Despite being shot by a wanted criminal during a traffic stop 21 years ago and later enduring 10 eye surgeries, Staff Sgt. Dub Gillum with the Department of Public Safety didn’t give up on his career — or his life.
The first doctor Gillum consulted told him he would never be able to see again. But he eventually regained enough of his eyesight to return to work after 14 months of recovery.
His role with the DPS switched from being a patrol trooper to public information officer and safety education officer for Hood, Erath, Somervell and six other nearby counties.
Now, at 55, and after 29 years with the DPS, Gillum is retiring — as of 5 p.m. on July 31.
A retirement dinner is set for Saturday, Aug. 10, at Granbury Church of Christ. A social gathering is set for 5 p.m. followed by a barbecue dinner at 6 p.m.
While Gillum and Karen, his wife of 33 years, prepare to explore places unknown in their RV from their home base in Granbury, he has another goal in mind. Gillum revealed that he is “leaning toward” running for justice of the peace in Hood County.
The story of Gillum’s shooting has been told before by the Empire-Tribune, but one aspect that may not be as widely known is how the Austin native’s Highway Patrol work over the years has helped save the lives of others.
While on routine patrol as a DPS trooper on U.S. Highway 377 in Granbury shortly after dark on Oct. 1, 1998, Gillum pulled over a pickup that had been speeding. He didn’t know that the man, Charley Edward Cook, was wanted on multiple felony warrants. Gillum also didn’t know that the man had told other people that he would shoot any officer who tried to arrest him.
When Gillum approached and got within six to eight feet from the pickup, the man rolled down the pickup window and asked, “What’s the problem, officer?”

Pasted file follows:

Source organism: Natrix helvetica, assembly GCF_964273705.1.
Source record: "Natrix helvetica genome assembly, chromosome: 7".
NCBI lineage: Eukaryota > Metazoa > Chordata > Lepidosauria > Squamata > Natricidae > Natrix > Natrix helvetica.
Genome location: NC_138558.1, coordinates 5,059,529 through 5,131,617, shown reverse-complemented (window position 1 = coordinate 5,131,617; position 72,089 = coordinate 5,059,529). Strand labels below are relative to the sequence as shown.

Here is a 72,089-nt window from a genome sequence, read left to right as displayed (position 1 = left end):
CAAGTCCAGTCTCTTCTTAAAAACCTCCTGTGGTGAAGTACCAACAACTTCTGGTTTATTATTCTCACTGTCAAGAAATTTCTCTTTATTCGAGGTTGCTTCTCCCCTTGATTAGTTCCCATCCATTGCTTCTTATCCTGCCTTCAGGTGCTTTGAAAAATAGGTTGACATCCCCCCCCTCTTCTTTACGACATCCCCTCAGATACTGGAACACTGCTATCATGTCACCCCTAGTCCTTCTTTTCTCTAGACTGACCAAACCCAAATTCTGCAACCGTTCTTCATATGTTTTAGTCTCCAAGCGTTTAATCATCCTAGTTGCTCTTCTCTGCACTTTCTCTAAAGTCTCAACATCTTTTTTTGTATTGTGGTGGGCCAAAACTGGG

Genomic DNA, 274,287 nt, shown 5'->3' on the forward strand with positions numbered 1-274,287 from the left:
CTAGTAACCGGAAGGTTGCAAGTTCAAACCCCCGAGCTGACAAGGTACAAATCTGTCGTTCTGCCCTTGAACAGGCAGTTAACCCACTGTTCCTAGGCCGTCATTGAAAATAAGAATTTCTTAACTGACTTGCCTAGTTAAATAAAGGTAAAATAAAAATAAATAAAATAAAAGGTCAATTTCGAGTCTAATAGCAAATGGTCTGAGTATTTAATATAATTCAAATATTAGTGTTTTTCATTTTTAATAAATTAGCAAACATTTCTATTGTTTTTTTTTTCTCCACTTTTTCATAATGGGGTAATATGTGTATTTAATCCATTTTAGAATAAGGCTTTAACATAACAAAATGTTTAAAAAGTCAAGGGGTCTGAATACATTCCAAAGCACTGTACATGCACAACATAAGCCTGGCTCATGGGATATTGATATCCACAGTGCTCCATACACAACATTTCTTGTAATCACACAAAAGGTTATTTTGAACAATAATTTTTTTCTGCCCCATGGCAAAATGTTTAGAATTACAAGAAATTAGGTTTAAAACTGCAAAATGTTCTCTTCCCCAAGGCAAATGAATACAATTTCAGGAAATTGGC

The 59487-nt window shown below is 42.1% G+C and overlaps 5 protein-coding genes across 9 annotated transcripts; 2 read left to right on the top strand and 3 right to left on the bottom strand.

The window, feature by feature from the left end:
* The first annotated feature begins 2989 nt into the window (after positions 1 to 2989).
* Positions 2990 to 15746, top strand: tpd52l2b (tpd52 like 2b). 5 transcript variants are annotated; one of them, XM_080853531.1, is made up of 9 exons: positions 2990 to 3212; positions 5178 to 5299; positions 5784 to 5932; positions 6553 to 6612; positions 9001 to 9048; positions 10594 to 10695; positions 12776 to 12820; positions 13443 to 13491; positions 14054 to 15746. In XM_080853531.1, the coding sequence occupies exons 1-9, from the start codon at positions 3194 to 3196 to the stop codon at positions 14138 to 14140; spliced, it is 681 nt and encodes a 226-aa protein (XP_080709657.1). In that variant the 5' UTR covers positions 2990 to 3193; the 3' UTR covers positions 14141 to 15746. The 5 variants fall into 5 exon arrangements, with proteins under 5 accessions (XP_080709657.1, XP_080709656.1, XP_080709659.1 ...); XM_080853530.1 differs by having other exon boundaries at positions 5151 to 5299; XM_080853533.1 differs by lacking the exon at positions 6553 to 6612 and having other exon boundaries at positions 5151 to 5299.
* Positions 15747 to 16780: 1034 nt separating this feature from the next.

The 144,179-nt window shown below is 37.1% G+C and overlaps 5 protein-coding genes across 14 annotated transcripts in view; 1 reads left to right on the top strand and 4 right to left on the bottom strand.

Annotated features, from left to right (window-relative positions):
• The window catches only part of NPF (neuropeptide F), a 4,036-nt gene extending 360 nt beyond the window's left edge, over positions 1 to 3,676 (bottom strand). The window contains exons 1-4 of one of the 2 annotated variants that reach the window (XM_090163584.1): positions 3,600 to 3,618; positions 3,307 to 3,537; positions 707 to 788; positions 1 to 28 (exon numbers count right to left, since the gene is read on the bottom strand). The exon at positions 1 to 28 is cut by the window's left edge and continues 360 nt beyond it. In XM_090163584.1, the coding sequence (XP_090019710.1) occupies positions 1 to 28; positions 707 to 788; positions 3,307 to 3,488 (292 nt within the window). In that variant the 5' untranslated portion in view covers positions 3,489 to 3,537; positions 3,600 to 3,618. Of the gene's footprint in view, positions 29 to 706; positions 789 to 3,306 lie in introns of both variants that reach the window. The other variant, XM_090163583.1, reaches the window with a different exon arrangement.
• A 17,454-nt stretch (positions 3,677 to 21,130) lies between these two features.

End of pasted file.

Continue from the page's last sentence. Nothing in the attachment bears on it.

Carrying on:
Then Cook pulled a .22-caliber semi-automatic Ruger competition handgun and fired 10 shots in 2.8 seconds.
“Out of the 10 rounds, seven of them hit me,” Gillum said, noting that the other three shots hit his flashlight, his clipboard and went through his hat. “He drove away and left me laying there in the road. I had some good citizens (who) blocked the road, got me taken care of.”
Gillum said he never lost consciousness, and was actually able to alert dispatchers with his hand-held radio after Cook drove off.
“Listening to the audio is kind of chilling because I stated, ‘God help me’ — and he did,” Gillum said. “Ask and you shall receive. I had a host of angels with me. And I have a very strong Christian background. There’s a greater person watching over us.”
Gillum said Cook was shot and killed 26 hours later in a wooded area in Fort Worth by a canine tactical team. The German shepherd police dog that was part of the tactical team was shot dead by Cook. The dog’s handler, Brad Thompson, was shot but survived because of his bulletproof vest.
“That man’s a hero. We call them warriors,” Gillum said of Thompson, who earned a couple of medals of valor before retiring last year. “We call them warriors. He’s been in some really intense shootouts.”
While some people who suffered such a traumatic injury might have decided to leave the DPS behind and find another occupation, Gillum decided to stick with it.
“I never quit anything in my life,” he said.
The bullet that caused the most damage struck him in the left temple — “exploding” in his nasal cavity and damaging his eyes.
“I still have the optic nerves, and they’re healthy,” Gillum explained.
Gillum, who was a field training officer, a physically fit master of martial arts and a firearms expert, said he has questioned himself many times since the shooting.
“Was I complacent? Was I overconfident?”
Coincidentally, one technique he learned during his martial arts training, known as tactical breathing, also helped him get through the crucial minutes after he was wounded.
“When you reduce your breathing, it slows down brain function. The mind is a powerful tool,” Gillum said, noting that the breathing technique helped him stay relatively calm. “Most gunshot wounds — 80 percent, matter of fact — are non-fatal. And you look at the will to live, and the power of the mind is strong. So once you’re aware of that, your body reverts to training.”
Gillum said he was shot five times in the facial area. Besides the shots that damaged his eyes, three bullets struck one of his forearms.
His bulletproof vest stopped one bullet that would have hit him in the heart, he said. He still has three bullets that were not removed by surgeons.
His wife, Karen, had worked for the Granbury Medical Center before the shooting, but afterward went to nursing school and became an LVN.
“After my shooting, I became an instructor for DPS. I got into safety education,” Gillum said. “The teaching aspect is what I’ve loved the most — teaching officer safety, officer survival. I love what I do.”